The unidentified hijacker known as D.B. Cooper leapt from a commercial flight in November 1971 with a parachute and $200,000 in ransom money after threatening passengers and crew with a bomb. He was never located, although that’s not quite the same as having disappeared: Cooper became a folk hero, with both the FBI and curious amateur investigators sifting through scarce evidence for well over 45 years.
Last July, the FBI officially closed the case, citing a lack of promising leads, but continued to solicit public information if that information was compelling. The invitation appears to be paying off: A team of scientists in Seattle has recently extracted some intriguing new clues from the clip-on tie Cooper left behind.
Tom Kaye, spokesperson for a group called Citizen Sleuths, told King5 News that an electron microscope has identified several rare earth materials on the tie, including Cerium, Strontium Sulfide, and pure titanium, a cluster of particles that individuals would only have been exposed to in 1971 in very specific lines of work.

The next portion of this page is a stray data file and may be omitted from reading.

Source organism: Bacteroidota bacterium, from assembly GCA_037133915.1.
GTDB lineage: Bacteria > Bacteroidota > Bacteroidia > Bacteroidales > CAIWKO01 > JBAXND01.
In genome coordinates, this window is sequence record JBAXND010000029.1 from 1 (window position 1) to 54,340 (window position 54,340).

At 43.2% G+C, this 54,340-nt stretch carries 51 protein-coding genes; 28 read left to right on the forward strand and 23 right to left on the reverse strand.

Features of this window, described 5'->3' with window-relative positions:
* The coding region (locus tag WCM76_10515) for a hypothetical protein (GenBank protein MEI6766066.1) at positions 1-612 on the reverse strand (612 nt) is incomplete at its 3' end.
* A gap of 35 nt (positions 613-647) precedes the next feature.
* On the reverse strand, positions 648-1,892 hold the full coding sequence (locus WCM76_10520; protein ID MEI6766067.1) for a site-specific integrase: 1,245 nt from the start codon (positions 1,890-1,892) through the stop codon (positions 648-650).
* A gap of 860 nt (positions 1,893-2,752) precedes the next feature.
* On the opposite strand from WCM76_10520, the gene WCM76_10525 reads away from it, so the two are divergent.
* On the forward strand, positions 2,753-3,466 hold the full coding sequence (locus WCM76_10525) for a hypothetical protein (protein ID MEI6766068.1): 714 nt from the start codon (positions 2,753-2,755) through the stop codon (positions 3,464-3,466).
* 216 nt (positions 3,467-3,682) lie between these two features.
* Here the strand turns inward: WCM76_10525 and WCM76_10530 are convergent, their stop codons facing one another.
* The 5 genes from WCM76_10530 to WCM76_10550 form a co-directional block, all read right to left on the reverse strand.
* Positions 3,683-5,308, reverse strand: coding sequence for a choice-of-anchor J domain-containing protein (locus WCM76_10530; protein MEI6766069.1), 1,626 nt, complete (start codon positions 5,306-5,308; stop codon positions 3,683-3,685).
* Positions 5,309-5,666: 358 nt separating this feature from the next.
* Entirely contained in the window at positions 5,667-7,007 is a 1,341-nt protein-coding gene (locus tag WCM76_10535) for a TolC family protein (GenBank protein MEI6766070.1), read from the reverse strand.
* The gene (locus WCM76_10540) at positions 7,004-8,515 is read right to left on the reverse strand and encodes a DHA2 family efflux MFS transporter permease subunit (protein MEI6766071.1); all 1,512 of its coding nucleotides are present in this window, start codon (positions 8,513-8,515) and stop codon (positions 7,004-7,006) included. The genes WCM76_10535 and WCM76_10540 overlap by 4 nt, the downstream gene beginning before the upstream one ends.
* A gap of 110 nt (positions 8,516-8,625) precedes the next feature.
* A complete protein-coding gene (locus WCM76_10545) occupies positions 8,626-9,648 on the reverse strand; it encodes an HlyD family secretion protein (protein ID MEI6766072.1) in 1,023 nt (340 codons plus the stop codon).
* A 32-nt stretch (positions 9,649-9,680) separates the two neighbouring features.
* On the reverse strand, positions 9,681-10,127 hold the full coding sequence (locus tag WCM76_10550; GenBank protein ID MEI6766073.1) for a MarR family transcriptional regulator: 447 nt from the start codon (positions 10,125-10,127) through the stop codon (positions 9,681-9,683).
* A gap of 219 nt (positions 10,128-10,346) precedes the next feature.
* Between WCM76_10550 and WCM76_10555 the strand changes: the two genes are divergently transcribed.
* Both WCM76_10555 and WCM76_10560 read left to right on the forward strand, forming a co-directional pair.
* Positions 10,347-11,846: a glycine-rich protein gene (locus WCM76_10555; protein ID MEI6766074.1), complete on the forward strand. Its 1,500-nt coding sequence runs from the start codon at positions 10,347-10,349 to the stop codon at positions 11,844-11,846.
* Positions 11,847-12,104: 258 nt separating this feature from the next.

One of those lines of work is aerospace, a major industry in the Northwest. Kaye believes it’s possible the elements would have been found at Boeing during work on a Super Sonic Transport plane in the 1960s and 1970s. If the man who became known as Cooper was employed at Boeing, his tie could have been collecting debris from the workplace.
“The tie went with him into these manufacturing environments, for sure,” Kaye told King5.com. “He was either an engineer or a manager in one of the plants.”
Kaye and his team have been working on the case since 2009. Various hypotheses have been put forward about Cooper’s identity, including one surprisingly sound argument that he (or she) was a woman in disguise. Kaye is inviting anyone familiar with Boeing in that time period, or familiar with the materials found on the tie, to come forward with any information that could further aid in the famed hijacker's identification.